Avoid Selling Products On The Pub List - Sellbrite

Avoid Selling Products On The "Pub List"

The greatest irony in online business is that the products that sell the best are the products that are the worst to sell.

You know what I’m talking about: iPhones, tablets, digital cameras, and laptops.

These things sell phenomenally well – in fact, more of these probably sell in a single day than a small ecommerce store will sell of their products in a year! Yet you should adamantly avoid selling products like these.

Common mistake in product choice

While it’s good business sense to sell something that a lot of people want to buy (obviously), it’s not necessarily the only criteria to have.

Let’s say you get into online business and start selling iPhones. Here are some of the challenges you will face:

Competition: good luck competing against Apple themselves, as well as Best Buy and Amazon.

Margins: like we said in a recent post, margins are everything for a profitable retail business. You know that $600 iPhone you bought? It probably cost Best Buy $550 to buy. That’s 8% margin. What about the case you bought to go along with it for $40? THAT probably cost Best Buy $10. 300% margins! Skip the phone, but the case…?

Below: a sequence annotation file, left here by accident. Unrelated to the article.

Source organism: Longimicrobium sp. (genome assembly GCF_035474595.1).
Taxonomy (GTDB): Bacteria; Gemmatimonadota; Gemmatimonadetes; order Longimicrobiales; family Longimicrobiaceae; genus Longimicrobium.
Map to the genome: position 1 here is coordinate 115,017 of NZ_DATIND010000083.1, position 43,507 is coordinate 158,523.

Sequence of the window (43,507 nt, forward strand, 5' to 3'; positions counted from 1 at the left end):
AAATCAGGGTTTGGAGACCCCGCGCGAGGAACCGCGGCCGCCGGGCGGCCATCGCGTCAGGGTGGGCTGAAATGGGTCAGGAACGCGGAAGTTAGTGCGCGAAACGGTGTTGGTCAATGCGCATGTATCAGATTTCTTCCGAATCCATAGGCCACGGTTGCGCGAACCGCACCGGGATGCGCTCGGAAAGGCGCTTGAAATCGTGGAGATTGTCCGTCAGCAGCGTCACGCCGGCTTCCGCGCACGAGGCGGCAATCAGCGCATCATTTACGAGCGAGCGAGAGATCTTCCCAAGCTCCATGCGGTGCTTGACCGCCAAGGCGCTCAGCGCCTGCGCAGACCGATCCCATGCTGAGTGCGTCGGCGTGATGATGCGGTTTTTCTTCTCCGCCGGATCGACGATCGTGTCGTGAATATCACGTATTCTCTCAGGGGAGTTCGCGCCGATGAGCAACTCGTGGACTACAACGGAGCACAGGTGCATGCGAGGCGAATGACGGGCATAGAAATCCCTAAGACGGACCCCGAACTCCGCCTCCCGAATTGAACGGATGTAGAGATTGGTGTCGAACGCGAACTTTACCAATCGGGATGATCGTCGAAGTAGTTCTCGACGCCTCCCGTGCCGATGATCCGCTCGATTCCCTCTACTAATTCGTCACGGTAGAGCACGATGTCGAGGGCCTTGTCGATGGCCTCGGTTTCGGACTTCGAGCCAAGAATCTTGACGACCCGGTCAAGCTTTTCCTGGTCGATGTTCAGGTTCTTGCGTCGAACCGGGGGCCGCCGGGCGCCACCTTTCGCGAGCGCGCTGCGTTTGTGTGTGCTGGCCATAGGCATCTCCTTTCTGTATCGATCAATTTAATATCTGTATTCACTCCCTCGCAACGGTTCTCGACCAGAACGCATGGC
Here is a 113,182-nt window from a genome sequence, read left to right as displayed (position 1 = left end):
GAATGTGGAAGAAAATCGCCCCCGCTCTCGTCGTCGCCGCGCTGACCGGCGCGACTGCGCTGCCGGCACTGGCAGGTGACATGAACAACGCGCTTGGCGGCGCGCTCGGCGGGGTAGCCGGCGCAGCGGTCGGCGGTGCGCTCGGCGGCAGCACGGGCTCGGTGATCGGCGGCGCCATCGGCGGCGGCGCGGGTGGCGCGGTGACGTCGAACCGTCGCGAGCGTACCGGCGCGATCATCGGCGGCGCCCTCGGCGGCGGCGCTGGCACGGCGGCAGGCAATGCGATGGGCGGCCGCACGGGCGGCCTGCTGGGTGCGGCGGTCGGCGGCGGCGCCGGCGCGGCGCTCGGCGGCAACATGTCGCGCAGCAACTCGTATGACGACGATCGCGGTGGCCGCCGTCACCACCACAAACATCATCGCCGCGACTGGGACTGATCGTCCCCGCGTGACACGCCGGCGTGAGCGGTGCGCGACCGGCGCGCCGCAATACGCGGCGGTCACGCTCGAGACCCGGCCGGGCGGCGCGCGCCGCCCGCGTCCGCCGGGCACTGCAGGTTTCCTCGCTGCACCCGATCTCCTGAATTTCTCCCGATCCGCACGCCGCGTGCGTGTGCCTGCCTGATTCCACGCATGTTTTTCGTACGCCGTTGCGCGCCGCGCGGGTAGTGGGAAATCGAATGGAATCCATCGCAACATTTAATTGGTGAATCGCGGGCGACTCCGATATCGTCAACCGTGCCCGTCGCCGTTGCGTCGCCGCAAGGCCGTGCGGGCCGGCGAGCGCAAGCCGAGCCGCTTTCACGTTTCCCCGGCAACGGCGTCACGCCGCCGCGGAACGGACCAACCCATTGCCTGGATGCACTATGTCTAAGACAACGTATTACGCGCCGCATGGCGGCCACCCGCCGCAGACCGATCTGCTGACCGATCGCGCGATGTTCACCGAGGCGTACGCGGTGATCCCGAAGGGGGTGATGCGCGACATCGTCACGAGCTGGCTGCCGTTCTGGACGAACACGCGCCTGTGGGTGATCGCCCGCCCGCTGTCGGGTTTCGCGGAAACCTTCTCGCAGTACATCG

Scale: Companies like Amazon and Best Buy get these products from Apple in HUGE bulk – in fact, Apple probably won’t even bother to pick up your call or reply to your email unless you are interested in buying 100,000 units. If you’ve got that kind of cash lying around, you’re better off investing in a promising tech startup!

With this in mind, let’s make a really easy formula to eliminate a product from contention: what Neil Waterhouse (eBay millionaire) likes to call the “pub list”.

What is the pub list? And why a pub?

The “pub list” is a list of items that you could theoretically walk into a pub with and manage to sell before you leave. This includes cellphones, digital cameras, laptops, televisions, tablets, and the like.

cheers2More than the list itself, the question “why a pub” is a lot more important. For our purposes, let’s assume this is a regular pub on a street corner – not a sports bar or specialty place.

If you’ve ever watched the classic 1980s sitcom Cheers, you’ll know what kind of pub I’m talking about. If you haven’t, here is a quick primer on the main characters (this is relevant, I promise!):

  • Sam Malone, the former baseball player, on and off alcoholic that owns and manages the bar
  • Diane Chambers, a sophisticated academic, jobless, forced to be a waitress